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DJI Unveils the Mavic Pro, a Foldable and Ultra-Portable Camera Drone (petapixel.com) 55

It didn't take long for DJI to respond to GoPro's voice-controlled Karma drone. Today, the company has unveiled the Mavic Pro, an ultra-portable drone that can fold up into roughly the "size of a standard water bottle," DJI says. Of course, it also features a high-resolution camera and several autonomous software tricks. PetaPixel reports: Despite its petite form factor, the drone packs a punch: there's a 4K camera on the front, a visual navigation system, a 4.3-mile (7km) range, and a 27-minute flight time. By comparison, the Karma has a range of 0.62 miles (1km) and a flight time of 20 minutes. The Mavic Pro can be operated with a remote controller for long-range uses, or simply with your smartphone if you're not planning to fly it far. For the latter, the drone can go from folded up to in flight in less than a minute. In the Mavic Pro is a new FlightAutonomy system, which uses 5 cameras, GPS and GLONASS navigation, 2 ultrasonic rangefinders, redundant sensors, and 24 computing cores to serve as the drone's "brain and nervous system." Using FlightAutonomy, the Mavic Pro can follow positions and routes while avoiding obstacles at 22mph (36kph), allowing you to create advanced flights with minimal input and flying skills. What's more, the drone can even be controlled with your physical gestures, making it easy to shoot an aerial selfie if you so desire. A new compact remote controller has been designed for the Mavic Pro, and it features an LCD screen with essential data, dedicated buttons (e.g. Return-to-Home, Intelligent Flight pause), and a OcuSync video link system that provides live view at 1080p resolution. DJI is also announcing DJI Goggles to go along with the Mavic Pro. Wearing the goggles allows you to fly the drone with an immersive 85-degree view in full 1080p, viewing the world through the eyes of the drone. The DJI Mavic Pro will be available starting October 15th, 2016, with a price tag of $749 for just the drone and $999 with a remote controller bundled in. The DJI Mavic introduction video can be viewed here.
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DJI Unveils the Mavic Pro, a Foldable and Ultra-Portable Camera Drone

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  • Once. Most just don't work so well after that.

  • by zephvark ( 1812804 ) on Wednesday September 28, 2016 @02:27AM (#52974731)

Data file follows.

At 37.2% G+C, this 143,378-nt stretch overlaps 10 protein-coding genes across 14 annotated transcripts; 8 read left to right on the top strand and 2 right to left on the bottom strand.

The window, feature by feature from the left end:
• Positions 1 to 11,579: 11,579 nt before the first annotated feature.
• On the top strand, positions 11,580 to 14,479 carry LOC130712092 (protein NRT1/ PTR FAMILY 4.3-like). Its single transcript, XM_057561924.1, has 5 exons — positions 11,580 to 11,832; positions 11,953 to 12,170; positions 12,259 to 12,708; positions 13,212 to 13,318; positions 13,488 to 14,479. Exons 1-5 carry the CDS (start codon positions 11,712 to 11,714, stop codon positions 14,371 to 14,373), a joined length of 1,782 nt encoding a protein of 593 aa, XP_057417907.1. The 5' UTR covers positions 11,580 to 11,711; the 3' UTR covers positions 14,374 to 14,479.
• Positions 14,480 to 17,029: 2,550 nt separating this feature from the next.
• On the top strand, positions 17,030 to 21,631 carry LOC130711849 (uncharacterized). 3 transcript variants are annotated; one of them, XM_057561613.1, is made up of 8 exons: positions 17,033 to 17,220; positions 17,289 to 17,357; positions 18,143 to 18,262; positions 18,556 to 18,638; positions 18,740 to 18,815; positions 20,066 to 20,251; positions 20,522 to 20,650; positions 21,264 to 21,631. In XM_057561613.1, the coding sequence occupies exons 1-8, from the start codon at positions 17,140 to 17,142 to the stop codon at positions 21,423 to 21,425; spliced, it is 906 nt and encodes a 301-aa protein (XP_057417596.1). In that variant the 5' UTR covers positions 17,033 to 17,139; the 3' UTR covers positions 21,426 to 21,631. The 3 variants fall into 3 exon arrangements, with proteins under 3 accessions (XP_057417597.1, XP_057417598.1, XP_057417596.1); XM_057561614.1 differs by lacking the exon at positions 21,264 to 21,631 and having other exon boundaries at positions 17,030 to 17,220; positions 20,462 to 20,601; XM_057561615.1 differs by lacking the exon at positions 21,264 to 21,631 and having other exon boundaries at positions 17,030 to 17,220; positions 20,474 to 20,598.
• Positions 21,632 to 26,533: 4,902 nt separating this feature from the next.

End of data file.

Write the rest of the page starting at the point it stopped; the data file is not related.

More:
I think Slashdot would be raking in more of that sweet advertising revenue if it posted these ads at the same time as the rest of the internet, instead of a day or two later.

    'Can fold up into roughly the "size of a standard water bottle," DJI says.' For the benefit of us rich people who have running water in their houses, what is the size of a standard water bottle in (A) inches, (B) centimeters, (C) beer bottles, (D) Libraries of Congress, (E), football fields, (F) car analogies, or (G) Cowboy Neil? You know. Standard measurements.

  • Wake me up when they manage to achieve 1-2 hours of flight time.
    • When was the last time you took 20 minutes of video or photos over 20 minutes? 2 hrs of flight time? that is a lot of looking up! somehow I doubt you *need* 2 hours of flight time.
      • Well.. actually I do. At the moment I have to have 2-4 battery packs for some jobs, which is a hassle I would not mind getting rid of. It might be suitable for someone who wants to record sliding down a snowy mountain or a short jog on the beach... but if you want to _use_ it, that 20 minutes is not much. The best I can make out of that 20 minutes regarding useful imagery is around 12-14 minutes, and that is the best case scenario. So, bottom line, I would love if they put that much effort in battery longev
        • the same technology going into better longer lasting car batteries is also applicable for drones. There is a lot of effort to improve both motor efficiency and battery storage capability. Current record for quadcopter drone endurance flight is around 2.5 hours, of course, it won't carry your Red Epic.
        • somehow I doubt you *need* 2 hours of flight time.

          Well.. actually I do. At the moment I have to have 2-4 battery packs for some jobs, which is a hassle I would not mind getting rid of. It might be suitable for someone who wants to record sliding down a snowy mountain or a short jog on the beach... but if you want to _use_ it, that 20 minutes is not much. The best I can make out of that 20 minutes regarding useful imagery is around 12-14 minutes, and that is the best case scenario. So, bottom line, I would love if they put that much effort in battery longevity they are putting into other areas.

          I'd like to use drones for live video shots of bands performing on stage for both a 'jumbotron' style live feed for the venue and for recording purposes, but actual practical flight endurance times are still too short, particularly when loaded down with a good camera and the extra battery weight needed for it as well.